||Time and place||Wednesday 10-12 Schreiber 210
||About||We will amuse ourselves by reading some papers about applications of homogeneous dynamics in number theory (particularly diophantine approximation and geometry of numbers) and geometry of discrete sets (Delone sets).||
I will explain the content and some ideas from the paper of Hardy and Littlewood, Some Problems of Diophantine Approximation: The Lattice-Points of a Right-Angled Triangle. Proc. London Math. Soc. S2-20 no. 1, 15.
The talk will be about a homogeneous dynamics proof of classical theorems of Khintchin and Groshev, and their generalizations, proved in Logarithm laws for flows on homogeneous spaces, by Dmitry Kleinbock and Gregory Margulis, Inv. Math. 138 (1999). Suggested reading: it would be good to recall the statement of the Khintchin theorem and Borel-Cantelli lemma. A good starting point is wikipedia.
The talk will focus on the construction of cut and project sets which are not bounded displacement to lattices. Based on this paper.
This is the first of two talks, it will introduce the concept of singular vectors and their dynamical interpretation, Hausdorff dimension and how it is computed, statement of the main result. Based on this paper.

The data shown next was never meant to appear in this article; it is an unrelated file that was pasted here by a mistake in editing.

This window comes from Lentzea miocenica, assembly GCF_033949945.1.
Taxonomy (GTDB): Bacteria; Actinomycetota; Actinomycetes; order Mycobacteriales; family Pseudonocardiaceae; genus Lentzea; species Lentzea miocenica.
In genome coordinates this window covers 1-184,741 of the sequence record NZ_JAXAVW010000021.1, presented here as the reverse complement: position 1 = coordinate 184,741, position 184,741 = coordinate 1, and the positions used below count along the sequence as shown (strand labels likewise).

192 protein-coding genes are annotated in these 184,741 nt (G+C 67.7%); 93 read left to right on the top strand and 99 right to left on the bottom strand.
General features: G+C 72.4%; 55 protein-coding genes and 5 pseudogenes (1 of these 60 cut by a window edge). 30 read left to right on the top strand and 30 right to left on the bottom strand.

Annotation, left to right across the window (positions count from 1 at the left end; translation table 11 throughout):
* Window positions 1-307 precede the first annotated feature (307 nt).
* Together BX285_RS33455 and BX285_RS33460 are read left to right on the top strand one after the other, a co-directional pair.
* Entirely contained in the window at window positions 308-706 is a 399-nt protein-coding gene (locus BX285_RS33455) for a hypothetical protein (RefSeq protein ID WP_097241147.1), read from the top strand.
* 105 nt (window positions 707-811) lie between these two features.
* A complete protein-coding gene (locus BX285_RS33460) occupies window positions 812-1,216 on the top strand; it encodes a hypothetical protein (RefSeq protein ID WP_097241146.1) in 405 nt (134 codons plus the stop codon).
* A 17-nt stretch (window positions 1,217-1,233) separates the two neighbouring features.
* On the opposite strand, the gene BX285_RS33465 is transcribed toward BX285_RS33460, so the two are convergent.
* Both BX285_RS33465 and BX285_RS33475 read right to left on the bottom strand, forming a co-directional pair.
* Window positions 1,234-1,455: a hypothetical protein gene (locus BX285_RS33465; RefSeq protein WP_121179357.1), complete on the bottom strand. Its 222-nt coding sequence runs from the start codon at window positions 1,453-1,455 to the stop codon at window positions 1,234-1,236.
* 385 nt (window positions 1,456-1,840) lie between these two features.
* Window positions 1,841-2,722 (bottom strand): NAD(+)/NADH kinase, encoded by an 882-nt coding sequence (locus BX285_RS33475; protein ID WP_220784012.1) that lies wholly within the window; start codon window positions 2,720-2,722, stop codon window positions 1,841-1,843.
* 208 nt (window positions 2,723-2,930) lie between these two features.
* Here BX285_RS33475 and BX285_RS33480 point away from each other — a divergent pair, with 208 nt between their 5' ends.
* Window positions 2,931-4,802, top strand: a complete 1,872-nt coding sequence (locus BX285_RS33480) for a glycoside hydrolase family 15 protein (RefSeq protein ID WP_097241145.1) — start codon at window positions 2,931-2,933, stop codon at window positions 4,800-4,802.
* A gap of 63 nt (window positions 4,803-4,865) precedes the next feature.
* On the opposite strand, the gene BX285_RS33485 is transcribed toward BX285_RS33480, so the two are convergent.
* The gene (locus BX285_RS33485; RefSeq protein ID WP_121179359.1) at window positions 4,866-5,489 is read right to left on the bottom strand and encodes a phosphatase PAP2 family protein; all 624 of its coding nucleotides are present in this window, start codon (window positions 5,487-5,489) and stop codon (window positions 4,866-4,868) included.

In this talk the upper bound in the theorem of Cheung and Chevallier will be proved, showing that the set of singular pairs in the plane has dimension 1.5.
The talk will introduce the Littlewood conjecture (still open), its dynamical formulation, and the work of Cassels and Swinnerton-Dyer who proved the conjecture for some cubic numbers. This is based on Cassels, J. W. S.; Swinnerton-Dyer, H. P. F. On the product of three homogeneous linear forms and the indefinite ternary quadratic forms. Philos. Trans. Roy. Soc. London. Ser. A. 248, (1955). 73
A set Y in R^d is called a dense forest if it is uniformly discrete and for every positive \epsilon there is a T=T(\epsilon) such that: for every x in R^d and a direction v the line segment of length T from x in direction v is \epsilon-close to Y. These objects arise as a natural weakening of the Danzer problem, and also has applications in quasi-conformal geometry. I plan to present two constructions of dense forests. The first is due to Chris Bishop (following an idea of Yuval Peres) - it is defined in the plane and it uses the Diophantine properties of the golden ratio. The second appears in a recent paper of Barak Weiss and myself. We use Ratner's theorem to construct very unique R^d-actions on some compact manifolds (of the form G/\Gamma), which in turns ensure that the sets of return times to a section are dense forests.
The relevant papers are: (-) Bishop A set containing rectifiable arcs QC-locally but not QC-globally.
(-) Solomon, Weiss Dense forests and Danzer sets.